Downsizing Your Living Situation
Marty Norton – Marc Gup Real Estate Group
Recently, I represented a seller (my wife) looking to move from a 2,300 Square Foot home to a 1,100 Square Foot Condo. Arriving at the decision was easy, and creating a strategy was easy, but executing the plan is where the challenge surfaced. Once the decision to move is made, you will need a minimum of 6 weeks to get your property in order. Make a list of what you need, such as plastic bins, markers, packing tape, etc. Go to each room and decide what is to be kept and what items you can live without. Start in the basement and attic and remove all larger pieces of furniture first and move it to the garage. Next, go room by room and again decide what is to be kept, sold, given away, or donated. Utilize an online sales site, like FB Marketplace, Craig’s list, etc. and price things to sell quickly. Refrain from becoming emotionally involved with anything to be given away since this may stall your progress. The goal is to move things out of the house within a set time period. Your house is on the market so every day is valuable and should not be wasted.
Selling your home and removing furniture and “stuff” will help to make the property show well, since less is better. Making calls to friends, relatives, colleagues and offering them first refusal may be a good idea. Measure the rooms in the home that you are heading to and determine what will fit and what you can leave behind. Please do not try to sort through everything in one day or one week, and spread this task out over the time that remains, especially if you are under contract. Use Goodwill, Habitat for humanity, and the local recycling center.
If you are moving from a larger house to a smaller home or condo, closet space may be limited, or there may be a lack of garage space, attic, outbuilding, etc. Getting rid of all of the larger items first is a good idea and sorting through smaller items toward the closing date is a good plan. Keep some “negotiable” ideas until after inspections such as snow blower, lawn mower, cord of wood etc. since you may need to offer these items rather than repair or replace something that was discovered during the home inspection. For example, the buyer may ask for a snow blower instead of asking the seller to repair a small item.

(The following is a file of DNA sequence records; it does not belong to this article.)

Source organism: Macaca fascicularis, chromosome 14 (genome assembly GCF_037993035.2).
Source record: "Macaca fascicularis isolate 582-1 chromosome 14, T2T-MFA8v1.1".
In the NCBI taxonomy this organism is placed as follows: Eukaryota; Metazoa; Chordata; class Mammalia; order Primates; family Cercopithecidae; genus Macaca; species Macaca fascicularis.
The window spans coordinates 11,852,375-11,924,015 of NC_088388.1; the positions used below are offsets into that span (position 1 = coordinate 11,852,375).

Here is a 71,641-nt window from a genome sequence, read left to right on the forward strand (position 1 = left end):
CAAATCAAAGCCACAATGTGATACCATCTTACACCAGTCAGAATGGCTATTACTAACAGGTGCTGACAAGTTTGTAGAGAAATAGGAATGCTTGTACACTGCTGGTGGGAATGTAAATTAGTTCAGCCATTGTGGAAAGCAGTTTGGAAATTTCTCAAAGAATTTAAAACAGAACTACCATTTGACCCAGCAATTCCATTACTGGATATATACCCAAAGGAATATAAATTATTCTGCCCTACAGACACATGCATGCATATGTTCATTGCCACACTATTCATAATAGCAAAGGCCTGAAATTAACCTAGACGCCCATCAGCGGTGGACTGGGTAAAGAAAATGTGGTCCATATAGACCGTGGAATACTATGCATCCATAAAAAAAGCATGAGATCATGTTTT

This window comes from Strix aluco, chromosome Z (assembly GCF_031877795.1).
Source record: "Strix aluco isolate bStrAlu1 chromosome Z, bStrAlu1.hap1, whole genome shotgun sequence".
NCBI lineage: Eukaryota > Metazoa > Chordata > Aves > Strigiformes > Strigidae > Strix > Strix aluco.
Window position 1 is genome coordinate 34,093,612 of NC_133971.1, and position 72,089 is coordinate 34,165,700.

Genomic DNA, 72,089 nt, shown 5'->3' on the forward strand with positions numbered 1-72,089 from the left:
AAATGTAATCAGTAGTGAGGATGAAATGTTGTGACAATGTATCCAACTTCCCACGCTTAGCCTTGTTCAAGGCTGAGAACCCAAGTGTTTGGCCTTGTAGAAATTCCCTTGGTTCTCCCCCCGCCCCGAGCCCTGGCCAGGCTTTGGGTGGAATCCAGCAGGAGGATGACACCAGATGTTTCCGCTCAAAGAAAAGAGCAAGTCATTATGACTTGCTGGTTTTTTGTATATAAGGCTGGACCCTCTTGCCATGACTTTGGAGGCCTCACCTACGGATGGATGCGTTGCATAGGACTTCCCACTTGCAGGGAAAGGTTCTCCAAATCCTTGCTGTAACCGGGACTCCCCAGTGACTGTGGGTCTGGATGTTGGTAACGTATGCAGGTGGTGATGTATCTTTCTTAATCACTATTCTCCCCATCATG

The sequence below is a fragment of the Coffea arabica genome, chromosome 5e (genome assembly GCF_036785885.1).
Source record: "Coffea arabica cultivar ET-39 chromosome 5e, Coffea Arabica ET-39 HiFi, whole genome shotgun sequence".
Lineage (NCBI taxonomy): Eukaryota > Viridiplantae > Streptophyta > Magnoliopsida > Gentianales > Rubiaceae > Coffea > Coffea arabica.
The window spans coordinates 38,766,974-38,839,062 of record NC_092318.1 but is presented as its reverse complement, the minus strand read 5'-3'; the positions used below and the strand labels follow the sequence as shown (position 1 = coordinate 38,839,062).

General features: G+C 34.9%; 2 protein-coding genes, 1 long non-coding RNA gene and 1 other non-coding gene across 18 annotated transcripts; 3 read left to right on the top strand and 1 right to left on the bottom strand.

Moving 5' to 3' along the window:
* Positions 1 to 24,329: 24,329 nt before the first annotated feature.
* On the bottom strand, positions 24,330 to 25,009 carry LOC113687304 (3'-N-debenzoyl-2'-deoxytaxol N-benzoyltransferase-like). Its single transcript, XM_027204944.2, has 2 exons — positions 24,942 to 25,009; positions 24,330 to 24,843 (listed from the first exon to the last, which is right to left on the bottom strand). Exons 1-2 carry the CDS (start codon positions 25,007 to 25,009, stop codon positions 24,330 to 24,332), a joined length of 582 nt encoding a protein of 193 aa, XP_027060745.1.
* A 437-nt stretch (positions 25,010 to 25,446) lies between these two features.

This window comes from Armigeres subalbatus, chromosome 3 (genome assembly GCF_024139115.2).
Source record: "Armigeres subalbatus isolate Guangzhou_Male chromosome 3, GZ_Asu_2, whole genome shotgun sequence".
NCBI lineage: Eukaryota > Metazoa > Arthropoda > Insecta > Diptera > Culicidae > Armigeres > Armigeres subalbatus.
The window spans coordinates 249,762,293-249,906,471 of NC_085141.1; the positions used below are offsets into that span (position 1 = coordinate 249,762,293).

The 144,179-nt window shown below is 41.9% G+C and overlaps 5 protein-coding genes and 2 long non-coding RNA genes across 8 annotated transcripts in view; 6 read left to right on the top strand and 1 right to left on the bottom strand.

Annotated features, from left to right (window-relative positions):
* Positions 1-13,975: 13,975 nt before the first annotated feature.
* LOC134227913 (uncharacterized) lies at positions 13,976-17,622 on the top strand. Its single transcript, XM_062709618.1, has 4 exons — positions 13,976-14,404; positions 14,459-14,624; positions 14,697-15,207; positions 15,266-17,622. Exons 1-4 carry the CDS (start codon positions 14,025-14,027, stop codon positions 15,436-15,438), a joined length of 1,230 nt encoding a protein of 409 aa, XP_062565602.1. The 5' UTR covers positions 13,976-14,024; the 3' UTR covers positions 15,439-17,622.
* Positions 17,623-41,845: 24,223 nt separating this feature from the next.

Label each box by categories: Holiday ornaments, kid’s toys, letters, photos, postcards, and keepsakes. Keep all financial items with you and transport them via your personal vehicle. Keep anything like receipts, files, or change of clothing in a readily accessible location during the final two days of the transaction prior to the closing.
Communicate with your wife, husband, or partner frequently so as not to discard anything sacred. Prepare to disagree on some valuable furniture, artifacts, and photographs. Last but not least…..enjoy the process!
The Marc Gup Real Estate Group
Keller Williams Realty
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